The bacteria in our gut make tiny, previously unidentified proteins that could shed light on human health and advance drug development.
Category: Cellular & Microbiology
Bacteria don’t just go with the flow
Stanford postdoc Arnold Mathijssen wanted to know how bacteria swim upstream. Someday, his findings could shape how we design devices and deliver drugs.
Researchers harness basic and bizarre science to inform human biology and disease
Hundreds of Stanford scientists are studying what makes biology tick, from obscure molecular structures in the malaria parasite to flower-shaped sea squirts.
Stanford’s efforts to combat antibiotic resistance move to global stage
In this Q&A, Stanford physician-scientists Stanley Deresinski and Marisa Holubar explain why responsible use of antibiotics is so important worldwide.
Common brain injury in premature babies may be tied to specific cells
Using a lab model, Stanford researchers identified a type of developing brain cell that is profoundly changed by exposure to low oxygen levels.
Reservoir bugs: How one bacterial menace makes its home in the human stomach
Helicobacter pylori, a potentially nasty bacteria, somehow lives in one of every two human stomachs -- no mean feat. Here's how the bug pulls it off.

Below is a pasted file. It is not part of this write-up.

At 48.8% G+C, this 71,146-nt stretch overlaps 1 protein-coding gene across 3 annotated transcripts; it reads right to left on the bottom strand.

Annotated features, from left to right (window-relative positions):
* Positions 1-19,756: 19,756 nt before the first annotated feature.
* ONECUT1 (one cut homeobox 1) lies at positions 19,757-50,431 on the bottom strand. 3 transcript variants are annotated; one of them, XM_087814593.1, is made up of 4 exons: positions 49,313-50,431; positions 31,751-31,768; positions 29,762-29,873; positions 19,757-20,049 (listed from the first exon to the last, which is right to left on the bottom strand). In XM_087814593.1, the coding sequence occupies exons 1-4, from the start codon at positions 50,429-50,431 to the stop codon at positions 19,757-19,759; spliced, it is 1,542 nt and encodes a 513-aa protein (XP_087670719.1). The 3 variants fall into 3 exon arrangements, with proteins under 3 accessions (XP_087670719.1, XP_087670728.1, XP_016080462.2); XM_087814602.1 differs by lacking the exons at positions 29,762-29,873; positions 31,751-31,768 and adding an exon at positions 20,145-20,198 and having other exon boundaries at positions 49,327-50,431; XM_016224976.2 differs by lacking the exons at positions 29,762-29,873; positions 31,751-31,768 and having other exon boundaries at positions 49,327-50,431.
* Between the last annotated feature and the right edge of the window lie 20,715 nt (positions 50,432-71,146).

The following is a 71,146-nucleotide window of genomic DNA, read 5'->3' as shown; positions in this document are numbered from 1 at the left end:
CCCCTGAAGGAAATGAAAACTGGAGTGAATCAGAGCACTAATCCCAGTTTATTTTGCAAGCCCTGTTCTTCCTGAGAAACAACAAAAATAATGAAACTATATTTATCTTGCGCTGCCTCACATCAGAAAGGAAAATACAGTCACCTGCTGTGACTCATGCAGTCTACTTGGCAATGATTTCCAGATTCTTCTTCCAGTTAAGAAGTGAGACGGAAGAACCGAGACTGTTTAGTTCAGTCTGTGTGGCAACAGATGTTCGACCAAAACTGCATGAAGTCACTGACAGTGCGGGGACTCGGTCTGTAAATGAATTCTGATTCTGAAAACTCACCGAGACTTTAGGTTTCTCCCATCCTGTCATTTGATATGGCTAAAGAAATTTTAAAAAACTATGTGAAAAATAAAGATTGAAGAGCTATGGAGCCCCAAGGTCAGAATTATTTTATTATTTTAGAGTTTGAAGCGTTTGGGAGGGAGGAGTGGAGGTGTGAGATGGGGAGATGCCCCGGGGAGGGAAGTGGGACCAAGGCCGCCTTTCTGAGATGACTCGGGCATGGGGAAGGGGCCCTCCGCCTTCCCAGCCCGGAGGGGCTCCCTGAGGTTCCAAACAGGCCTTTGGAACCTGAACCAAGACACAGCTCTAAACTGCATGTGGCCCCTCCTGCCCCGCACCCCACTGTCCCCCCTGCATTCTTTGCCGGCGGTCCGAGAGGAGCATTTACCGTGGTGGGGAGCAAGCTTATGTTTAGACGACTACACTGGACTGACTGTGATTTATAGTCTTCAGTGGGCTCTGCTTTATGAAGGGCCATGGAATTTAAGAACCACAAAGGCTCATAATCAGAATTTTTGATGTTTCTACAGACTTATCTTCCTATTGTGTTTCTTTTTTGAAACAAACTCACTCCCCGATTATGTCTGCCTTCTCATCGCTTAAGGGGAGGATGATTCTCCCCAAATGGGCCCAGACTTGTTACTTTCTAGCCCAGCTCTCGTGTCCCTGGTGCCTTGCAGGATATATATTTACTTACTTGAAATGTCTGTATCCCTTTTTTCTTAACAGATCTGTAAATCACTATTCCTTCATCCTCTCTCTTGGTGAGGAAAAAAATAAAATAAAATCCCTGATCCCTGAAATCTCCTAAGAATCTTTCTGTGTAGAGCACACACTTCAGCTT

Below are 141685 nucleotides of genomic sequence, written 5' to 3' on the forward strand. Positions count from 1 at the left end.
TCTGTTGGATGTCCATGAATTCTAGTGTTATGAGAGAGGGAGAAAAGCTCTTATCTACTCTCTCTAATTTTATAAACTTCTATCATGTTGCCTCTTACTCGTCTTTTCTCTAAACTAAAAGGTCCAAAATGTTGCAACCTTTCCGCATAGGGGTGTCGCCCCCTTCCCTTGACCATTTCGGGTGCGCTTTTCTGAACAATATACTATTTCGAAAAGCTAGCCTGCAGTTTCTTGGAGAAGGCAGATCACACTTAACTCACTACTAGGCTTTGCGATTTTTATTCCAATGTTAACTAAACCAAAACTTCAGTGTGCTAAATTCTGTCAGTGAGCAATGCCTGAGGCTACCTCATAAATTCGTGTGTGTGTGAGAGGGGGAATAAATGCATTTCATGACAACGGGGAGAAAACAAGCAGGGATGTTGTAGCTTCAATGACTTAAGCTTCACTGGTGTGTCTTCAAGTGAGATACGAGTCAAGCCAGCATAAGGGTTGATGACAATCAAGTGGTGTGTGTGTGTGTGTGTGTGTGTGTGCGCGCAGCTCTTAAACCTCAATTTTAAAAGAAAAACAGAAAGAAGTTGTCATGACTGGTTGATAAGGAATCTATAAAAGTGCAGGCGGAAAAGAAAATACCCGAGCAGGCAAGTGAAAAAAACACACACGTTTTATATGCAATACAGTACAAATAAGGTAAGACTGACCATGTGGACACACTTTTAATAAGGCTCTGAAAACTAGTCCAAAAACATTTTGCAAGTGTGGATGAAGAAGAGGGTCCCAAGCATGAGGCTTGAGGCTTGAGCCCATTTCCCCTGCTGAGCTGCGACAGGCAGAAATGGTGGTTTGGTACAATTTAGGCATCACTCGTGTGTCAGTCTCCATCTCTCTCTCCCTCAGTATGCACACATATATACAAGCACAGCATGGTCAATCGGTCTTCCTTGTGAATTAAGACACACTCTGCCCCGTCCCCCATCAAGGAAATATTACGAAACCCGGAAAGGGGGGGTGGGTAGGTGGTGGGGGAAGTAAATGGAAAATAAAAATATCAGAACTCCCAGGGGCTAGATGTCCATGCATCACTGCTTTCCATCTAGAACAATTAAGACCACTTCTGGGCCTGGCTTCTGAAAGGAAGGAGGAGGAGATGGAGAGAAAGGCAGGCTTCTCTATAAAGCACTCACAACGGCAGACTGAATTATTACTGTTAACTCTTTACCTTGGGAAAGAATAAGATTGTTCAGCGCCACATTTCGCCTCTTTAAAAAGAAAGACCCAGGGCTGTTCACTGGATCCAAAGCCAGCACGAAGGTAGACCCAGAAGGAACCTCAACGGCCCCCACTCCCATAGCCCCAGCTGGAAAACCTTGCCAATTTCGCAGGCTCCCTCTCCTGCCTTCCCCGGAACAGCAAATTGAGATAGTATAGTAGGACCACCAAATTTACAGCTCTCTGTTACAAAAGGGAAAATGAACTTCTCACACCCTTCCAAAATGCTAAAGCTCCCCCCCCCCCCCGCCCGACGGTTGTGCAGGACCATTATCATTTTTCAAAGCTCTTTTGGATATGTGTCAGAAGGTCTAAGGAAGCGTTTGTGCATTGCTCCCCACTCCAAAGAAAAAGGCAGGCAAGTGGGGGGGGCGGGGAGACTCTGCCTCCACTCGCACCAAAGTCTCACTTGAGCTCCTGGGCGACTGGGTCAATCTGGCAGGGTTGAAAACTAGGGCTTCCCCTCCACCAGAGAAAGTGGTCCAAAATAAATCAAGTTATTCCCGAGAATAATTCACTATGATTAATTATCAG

How drug-resistant bugs grow in CF patients’ lungs
Some viruses help drug-resistant bacteria grow in the lungs of cystic fibrosis patients, new Stanford research shows.
Partners-in-crime: Bacteria sics its pet virus on our immune cells to make us sick
P. aeruginosa, a type of bacteria, is increasingly drug-resistant, and there's no vaccine against it. But it has a recently discovered Achilles heel.
Untangling the microbiome — with statistics
Understanding the roles of various microbes in the human microbiome is challenging, but statistics can help, Stanford researcher Susan Holmes explains.
New antibiotics are desperately needed: Machine learning could help
Scientists have created an algorithm that works to generate and refine DNA sequences that are likely to code for antimicrobial proteins.
Biofilms feed with swirling flows
By learning more about the flows generated by a biofilm, researchers may discover new ways to cut off its supply of nutrients.
Chemists shed light on Zika’s path to infection
New research examines how Zika viruses enter cells and shows that their behavior is different than that of some related viruses.
Changes in Himalayan gut microbiomes linked to diet
Changes in gut bacteria composition are correlated with the transition from hunting and gathering to farming, a new Stanford study shows.
Your gut-microbial ecosystem is a pharmaceutical cornucopia
Your trillions-strong ecosystem of gut microbes, in addition to its many other responsibilities, operates as a homespun pharmaceutical factory.
Celebrating Lucy Shapiro, from artist to award-winning developmental biologist
A profile by The Scientist of Lucy Shapiro, PhD, highlights her career and the passions that guided her groundbreaking scientific research.
The stop and go of the cell cycle: Research reveals an important checkpoint
Stanford scientists have discovered the signaling pathway responsible for making sure all DNA is replicated before cell division can occur.